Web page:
Imagine a child learning to ride bike without training wheels and no help at all. It is likely that the child will fall down and get hurt. This may be enough to put them off trying to ride a bike completely.

Learning is like that. If we give students an equation without helping them understand the basic formula they will be lost.

We need to provide stepping stones to help students get on track and understand the whole picture. One of the most popular techniques is scaffolding. We have picked out five scaffolding techniques you can try out in your class.

1. Assess Prior Knowledge

Tap into your students’ prior knowledge by encouraging them to relate and connect to their personal lives. Ask students to share their experiences and ideas. If you notice they are having a hard time relating to the content then give them a few suggestions to get them started. Use this scaffolding technique every time you start a new task.

E.g. Talking about swimming, or a fish tank when you are teaching buoyancy.

OR show them a picture of something related to the lesson and ask them a question about it.

2. Include Cooperative Learning

Try to include a quick cooperative learning technique into your lesson. Group students and get them to talk to one and other so they get a chance to verbally articulate what they are learning with their peers. These structured discussions allows student to process what they are learning and share and hear others ideas on the subject. It’s a great outlet for kids and helps the students who are struggling to make sense of what they are learning.

E.g. Get pairs to discuss the steps to solve a certain mathematical formula. Get them to try a few examples.

3. Incorporate Visual Aids

Pictures, charts and anything else that you can visually depict is a great scaffolding tool to use. Pictures and charts are a great visual representation of what you want students to learn. They serve as a guide to help students think about what they want to write and are especially beneficial with challenging information or difficult texts.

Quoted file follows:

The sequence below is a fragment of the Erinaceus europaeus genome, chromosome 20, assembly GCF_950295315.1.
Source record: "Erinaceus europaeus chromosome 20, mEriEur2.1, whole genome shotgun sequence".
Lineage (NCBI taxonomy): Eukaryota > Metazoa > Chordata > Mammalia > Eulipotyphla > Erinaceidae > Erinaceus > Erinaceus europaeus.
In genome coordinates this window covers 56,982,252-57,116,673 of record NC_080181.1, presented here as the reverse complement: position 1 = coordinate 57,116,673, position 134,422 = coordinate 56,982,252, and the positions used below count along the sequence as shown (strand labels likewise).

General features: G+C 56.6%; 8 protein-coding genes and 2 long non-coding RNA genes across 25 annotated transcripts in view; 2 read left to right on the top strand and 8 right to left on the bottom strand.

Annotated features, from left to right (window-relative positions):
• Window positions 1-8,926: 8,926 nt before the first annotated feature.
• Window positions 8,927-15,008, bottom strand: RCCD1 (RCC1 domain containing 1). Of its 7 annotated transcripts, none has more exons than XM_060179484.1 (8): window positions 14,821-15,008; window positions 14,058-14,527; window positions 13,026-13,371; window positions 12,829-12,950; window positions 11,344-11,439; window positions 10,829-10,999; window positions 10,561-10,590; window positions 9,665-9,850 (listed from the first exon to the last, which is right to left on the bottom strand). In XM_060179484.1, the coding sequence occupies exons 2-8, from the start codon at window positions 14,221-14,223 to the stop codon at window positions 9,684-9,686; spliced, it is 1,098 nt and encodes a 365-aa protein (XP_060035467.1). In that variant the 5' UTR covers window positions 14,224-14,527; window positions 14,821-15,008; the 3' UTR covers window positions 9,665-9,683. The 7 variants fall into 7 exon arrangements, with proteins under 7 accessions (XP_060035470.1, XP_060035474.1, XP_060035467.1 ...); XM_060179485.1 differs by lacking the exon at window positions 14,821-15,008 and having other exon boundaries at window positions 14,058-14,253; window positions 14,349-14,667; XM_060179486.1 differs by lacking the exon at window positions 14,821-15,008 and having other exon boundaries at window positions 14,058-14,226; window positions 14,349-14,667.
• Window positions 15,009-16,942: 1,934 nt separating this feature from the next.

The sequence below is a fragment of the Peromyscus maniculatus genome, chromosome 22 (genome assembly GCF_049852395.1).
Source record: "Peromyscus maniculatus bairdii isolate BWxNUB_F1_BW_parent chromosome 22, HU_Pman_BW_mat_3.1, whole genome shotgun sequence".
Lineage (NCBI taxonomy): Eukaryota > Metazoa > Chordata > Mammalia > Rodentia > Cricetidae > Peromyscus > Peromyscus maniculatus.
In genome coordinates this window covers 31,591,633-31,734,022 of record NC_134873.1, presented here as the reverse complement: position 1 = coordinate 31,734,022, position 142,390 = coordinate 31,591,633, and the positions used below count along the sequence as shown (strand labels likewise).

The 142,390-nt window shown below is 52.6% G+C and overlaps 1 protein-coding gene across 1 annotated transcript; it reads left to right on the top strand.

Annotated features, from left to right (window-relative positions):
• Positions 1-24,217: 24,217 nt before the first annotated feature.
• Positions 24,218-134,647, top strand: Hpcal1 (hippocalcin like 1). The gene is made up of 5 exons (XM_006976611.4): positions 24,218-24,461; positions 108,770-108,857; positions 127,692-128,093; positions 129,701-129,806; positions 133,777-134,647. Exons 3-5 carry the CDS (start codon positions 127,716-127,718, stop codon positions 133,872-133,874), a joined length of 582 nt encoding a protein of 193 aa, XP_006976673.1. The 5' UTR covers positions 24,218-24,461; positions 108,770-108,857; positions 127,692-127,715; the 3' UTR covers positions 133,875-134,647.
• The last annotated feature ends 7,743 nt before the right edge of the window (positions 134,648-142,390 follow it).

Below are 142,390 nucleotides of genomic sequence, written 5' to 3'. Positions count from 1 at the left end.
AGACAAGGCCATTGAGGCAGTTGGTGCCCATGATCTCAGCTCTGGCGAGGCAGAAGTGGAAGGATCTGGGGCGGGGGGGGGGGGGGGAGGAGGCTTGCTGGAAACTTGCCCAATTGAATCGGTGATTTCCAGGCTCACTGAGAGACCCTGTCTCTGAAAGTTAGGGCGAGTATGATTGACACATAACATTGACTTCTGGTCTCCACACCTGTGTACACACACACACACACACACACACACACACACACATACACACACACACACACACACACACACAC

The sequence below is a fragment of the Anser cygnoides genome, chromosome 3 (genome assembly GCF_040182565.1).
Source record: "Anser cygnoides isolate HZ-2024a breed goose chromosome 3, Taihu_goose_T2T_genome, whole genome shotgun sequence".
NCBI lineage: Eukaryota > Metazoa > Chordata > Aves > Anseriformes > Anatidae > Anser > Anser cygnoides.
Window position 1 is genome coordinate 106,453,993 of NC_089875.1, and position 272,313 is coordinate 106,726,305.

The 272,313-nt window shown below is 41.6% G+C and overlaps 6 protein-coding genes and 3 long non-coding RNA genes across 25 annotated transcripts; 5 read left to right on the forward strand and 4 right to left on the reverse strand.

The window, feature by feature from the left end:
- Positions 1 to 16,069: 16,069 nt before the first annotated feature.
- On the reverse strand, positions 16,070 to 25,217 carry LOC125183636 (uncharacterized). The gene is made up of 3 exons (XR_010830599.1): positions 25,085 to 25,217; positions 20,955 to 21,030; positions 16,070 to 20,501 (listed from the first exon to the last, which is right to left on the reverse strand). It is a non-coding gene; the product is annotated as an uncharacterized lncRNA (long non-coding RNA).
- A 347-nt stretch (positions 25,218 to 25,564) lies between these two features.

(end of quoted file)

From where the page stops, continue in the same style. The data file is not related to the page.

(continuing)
E.g. If you are talking about coral reefs, chances are that students may not even know what coral is. You could bring an actual piece of coral to pass around.

4. Check for Understanding

Provide time for students to think while you check for understanding. For this strategy you start by discussing a new concept or idea, then you pause for a moment to let it sink in, then you ask a strategic question, and pause for another moment.

Eg. Show them multiple rocks and ask which one they think is sedimentary. Then ask them to give you a reason why.

Open-ended questions are the best to use here because they allow students to use their critically thinking skills to come up with an answer.

E.g. Why do you think the flying lizard developed the ability to glide?

Make sure to give students an ample amount of time to think about the answer, and after one student has answered, keep the others engaged by calling upon more students to reiterate what the first student just said. If you really see that students are having a hard time answering your question, then use this question for your cooperative learning groups so students can get the opportunity to discuss it with their classmates.

There are a lot of scaffolding techniques that you can use in your classroom. Be sure to experiment and chose the ones that work well for you and your class. Although it may seem like it may take longer to teach a lesson, just remember that it will all be worth it in the end.

What is your favourite chapter or concept to teach? Tell us what ways you could use the scaffolding technique while teaching it. Leave us your answers in the comments below.